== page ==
In December of 1994, Michael Kleban, the owner of a comic-book store, was shot in the back of the head while he was listening to the radio behind the counter. Damien Riley, the shooter, was 15 years old. He took $500 from the cash register and fled. Riley could never explain why he did it, saying, “The thought just popped on my mind.” A police officer caught him just a few blocks away, following a trail of money that Riley had dropped as he fled. After his arrest, Riley told law enforcement where he had tossed the gun and made a full confession. Riley explained that he paid $20 for the handgun as a way to protect himself.
He was tried and convicted of second-degree murder. While Riley was found guilty by an 11-1 verdict, the jurors in his case were so concerned about the result that they sent a note to the judge: “We, the jury, would like to ask that if it is in the judge’s power, this young man be given any consideration allowed by the law during sentencing and offered any and all rehabilitation opportunities.”
Life without parole was the mandatory sentence for second-degree murder at the time, so Riley went to prison without any expectation that he would be released before he died. The prosecutor asserted that the mandatory sentence was fair, and during sentencing she reminded the judge that Riley was close to 16 at the time of the shooting—had he been only a few weeks older, he would have been eligible for the death penalty. According to the prosecutors, Riley had gotten lucky.
Right now, there are about 300 Louisiana inmates who are serving the penultimate sentence of life without parole for crimes committed as juveniles—but that could change. In 2012, the US Supreme Court ruled in Miller v. Alabama that automatic life-without-parole sentences were unconstitutional for people under 18. Writing the majority opinion, Justice Kagan said that condemning juveniles to prison “precludes consideration of his chronological age and its hallmark features—among them, immaturity, impetuosity, and failure to appreciate risks and consequences.” Relying on advances in brain science, the Court clearly delineated youth as a category of people who could be nourished and redeemed.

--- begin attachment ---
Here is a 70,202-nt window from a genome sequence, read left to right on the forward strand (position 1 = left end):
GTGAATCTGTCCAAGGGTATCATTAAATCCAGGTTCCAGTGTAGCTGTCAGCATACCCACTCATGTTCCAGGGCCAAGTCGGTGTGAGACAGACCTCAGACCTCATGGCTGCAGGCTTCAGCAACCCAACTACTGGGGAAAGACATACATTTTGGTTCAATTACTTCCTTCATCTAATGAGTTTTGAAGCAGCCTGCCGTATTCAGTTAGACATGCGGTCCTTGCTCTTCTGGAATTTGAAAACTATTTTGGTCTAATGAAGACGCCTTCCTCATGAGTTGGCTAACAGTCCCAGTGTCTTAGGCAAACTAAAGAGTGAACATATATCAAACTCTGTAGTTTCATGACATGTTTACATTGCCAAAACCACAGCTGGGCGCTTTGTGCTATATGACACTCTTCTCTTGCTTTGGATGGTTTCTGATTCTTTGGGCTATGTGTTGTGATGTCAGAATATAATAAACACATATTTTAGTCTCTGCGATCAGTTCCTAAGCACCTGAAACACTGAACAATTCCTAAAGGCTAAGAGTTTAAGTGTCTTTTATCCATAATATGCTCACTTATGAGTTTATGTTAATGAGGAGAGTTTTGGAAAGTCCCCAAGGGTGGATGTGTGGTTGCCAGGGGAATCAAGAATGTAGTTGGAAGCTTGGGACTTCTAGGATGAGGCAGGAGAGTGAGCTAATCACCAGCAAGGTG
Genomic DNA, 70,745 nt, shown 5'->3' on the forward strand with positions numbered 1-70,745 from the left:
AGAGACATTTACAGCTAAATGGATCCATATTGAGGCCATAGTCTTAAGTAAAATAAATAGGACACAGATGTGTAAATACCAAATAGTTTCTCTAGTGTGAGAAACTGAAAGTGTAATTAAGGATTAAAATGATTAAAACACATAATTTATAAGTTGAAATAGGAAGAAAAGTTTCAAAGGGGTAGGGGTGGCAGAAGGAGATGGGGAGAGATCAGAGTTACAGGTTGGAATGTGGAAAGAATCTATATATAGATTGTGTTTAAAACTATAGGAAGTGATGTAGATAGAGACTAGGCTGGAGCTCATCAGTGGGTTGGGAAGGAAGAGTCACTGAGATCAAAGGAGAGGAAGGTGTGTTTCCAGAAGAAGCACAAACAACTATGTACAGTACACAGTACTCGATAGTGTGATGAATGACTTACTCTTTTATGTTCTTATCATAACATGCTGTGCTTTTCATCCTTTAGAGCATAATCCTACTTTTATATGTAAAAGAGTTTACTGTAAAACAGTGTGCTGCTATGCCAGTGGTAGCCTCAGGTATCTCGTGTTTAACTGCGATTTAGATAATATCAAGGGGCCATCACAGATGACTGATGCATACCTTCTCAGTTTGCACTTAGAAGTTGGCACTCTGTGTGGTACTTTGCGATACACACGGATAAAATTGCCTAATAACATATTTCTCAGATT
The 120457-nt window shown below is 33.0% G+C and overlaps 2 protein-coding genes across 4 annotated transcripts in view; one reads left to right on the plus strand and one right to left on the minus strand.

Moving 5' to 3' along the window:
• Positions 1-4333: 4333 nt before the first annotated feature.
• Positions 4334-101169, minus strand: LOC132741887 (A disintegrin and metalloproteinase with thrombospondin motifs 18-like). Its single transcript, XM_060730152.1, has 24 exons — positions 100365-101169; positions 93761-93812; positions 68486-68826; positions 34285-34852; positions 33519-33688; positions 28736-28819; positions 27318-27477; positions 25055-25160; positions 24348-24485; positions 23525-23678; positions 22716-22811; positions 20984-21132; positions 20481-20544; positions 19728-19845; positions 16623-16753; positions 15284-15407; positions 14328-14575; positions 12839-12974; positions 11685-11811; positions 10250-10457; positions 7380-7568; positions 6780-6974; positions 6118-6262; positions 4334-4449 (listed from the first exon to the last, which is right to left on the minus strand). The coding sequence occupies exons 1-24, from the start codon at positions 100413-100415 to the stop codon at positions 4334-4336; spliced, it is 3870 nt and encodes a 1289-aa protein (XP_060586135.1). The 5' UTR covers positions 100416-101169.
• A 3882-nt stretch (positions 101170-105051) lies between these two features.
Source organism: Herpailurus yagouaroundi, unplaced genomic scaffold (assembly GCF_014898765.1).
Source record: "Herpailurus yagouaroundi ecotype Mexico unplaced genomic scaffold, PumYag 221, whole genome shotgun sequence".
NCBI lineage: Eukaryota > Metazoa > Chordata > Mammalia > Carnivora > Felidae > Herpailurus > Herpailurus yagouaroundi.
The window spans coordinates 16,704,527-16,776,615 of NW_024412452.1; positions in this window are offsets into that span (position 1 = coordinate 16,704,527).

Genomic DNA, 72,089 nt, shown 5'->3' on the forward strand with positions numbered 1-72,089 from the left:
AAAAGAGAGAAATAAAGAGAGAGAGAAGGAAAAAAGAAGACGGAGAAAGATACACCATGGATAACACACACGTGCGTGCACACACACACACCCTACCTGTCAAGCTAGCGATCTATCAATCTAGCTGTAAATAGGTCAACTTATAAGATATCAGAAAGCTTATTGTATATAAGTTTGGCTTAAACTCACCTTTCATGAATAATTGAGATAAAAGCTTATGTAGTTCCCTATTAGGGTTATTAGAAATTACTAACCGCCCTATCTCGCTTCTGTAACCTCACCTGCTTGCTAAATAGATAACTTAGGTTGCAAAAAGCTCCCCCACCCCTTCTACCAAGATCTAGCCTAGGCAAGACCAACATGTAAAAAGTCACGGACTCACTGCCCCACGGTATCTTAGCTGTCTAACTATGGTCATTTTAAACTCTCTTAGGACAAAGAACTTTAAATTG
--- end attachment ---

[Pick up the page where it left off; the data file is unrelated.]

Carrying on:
Even after the Miller holding in 2012, prosecutors across the country continued to sentence children to prison for life, which remained legal as long as it was not an automatic sentence. Louisiana was especially bad: Since 2012, 62 percent of youth convicted of murder have received a life without parole sentence. One of those cases included a 15-year-old who was sentenced to life without parole in the accidental shooting death of his accomplice during a robbery gone wrong. Prosecutors appeared to be ignoring an important implication of the SCOTUS opinion: Life without parole for juveniles should be rare and reserved for the worst of the worst.
Then, in 2016, SCOTUS held in Montgomery v. Louisiana that Miller applied retroactively. In other words, every recipient of mandatory life without parole would have to be resentenced or offered an opportunity for parole. Further, the holding clarified that life without parole should be reserved for the rare offender who was permanently incorrigible, a high bar that established children as a particular class of people who had certain constitutional protections when it came to criminal sentencing. SCOTUS rulings in the past have made it clear that when dealing with protected classes (like children) the “gruesomeness of a crime” could not be a decisive factor. Most lawyers have come to the conclusion that the draconian sentence should be very rare under the new doctrine.